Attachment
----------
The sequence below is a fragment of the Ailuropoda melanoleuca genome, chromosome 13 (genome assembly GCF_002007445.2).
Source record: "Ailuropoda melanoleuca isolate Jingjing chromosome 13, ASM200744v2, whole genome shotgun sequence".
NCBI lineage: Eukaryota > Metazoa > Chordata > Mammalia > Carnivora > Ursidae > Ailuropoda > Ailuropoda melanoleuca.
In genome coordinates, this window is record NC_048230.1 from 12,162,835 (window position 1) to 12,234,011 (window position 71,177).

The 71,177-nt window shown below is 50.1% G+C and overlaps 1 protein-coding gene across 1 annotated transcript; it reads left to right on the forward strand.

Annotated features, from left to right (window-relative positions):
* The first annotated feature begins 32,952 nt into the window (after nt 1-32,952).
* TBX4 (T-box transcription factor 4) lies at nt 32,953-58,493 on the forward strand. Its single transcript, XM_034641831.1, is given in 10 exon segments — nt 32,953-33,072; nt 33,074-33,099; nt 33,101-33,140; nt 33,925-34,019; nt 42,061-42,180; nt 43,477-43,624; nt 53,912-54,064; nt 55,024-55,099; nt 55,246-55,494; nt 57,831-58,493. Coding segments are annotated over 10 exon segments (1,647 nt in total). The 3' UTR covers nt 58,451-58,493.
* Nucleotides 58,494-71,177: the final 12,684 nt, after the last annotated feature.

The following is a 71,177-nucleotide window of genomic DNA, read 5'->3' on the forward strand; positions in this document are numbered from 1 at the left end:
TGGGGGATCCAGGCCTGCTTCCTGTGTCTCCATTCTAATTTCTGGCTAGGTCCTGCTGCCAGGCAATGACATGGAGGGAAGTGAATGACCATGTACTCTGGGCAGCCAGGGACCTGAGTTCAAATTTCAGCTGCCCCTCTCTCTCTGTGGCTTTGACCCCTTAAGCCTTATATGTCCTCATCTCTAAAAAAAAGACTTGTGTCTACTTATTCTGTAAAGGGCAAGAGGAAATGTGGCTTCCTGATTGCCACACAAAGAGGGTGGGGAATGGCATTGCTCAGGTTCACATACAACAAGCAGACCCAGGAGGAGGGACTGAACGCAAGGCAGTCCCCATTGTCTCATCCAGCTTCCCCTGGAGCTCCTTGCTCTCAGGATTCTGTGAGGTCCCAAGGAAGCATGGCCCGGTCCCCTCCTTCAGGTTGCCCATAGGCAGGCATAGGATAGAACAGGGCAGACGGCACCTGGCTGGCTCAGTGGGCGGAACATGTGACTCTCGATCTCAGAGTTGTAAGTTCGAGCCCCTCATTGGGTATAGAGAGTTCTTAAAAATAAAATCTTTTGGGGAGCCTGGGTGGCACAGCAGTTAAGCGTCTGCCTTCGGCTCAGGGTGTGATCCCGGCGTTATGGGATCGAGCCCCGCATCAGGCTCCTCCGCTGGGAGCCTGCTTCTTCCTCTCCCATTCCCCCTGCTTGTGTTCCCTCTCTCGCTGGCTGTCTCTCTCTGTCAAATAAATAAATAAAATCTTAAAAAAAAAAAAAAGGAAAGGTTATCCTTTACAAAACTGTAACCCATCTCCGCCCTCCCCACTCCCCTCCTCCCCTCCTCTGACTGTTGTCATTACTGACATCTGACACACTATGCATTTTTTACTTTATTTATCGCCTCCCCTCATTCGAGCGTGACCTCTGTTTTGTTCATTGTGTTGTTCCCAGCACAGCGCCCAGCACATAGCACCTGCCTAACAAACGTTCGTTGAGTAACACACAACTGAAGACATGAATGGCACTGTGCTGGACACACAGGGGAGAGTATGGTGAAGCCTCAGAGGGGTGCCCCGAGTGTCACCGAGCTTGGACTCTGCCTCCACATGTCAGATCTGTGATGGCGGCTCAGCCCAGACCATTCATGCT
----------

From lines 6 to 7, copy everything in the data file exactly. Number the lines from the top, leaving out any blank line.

Annotated features, from left to right (window-relative positions):
* The first annotated feature begins 32,952 nt into the window (after nt 1-32,952).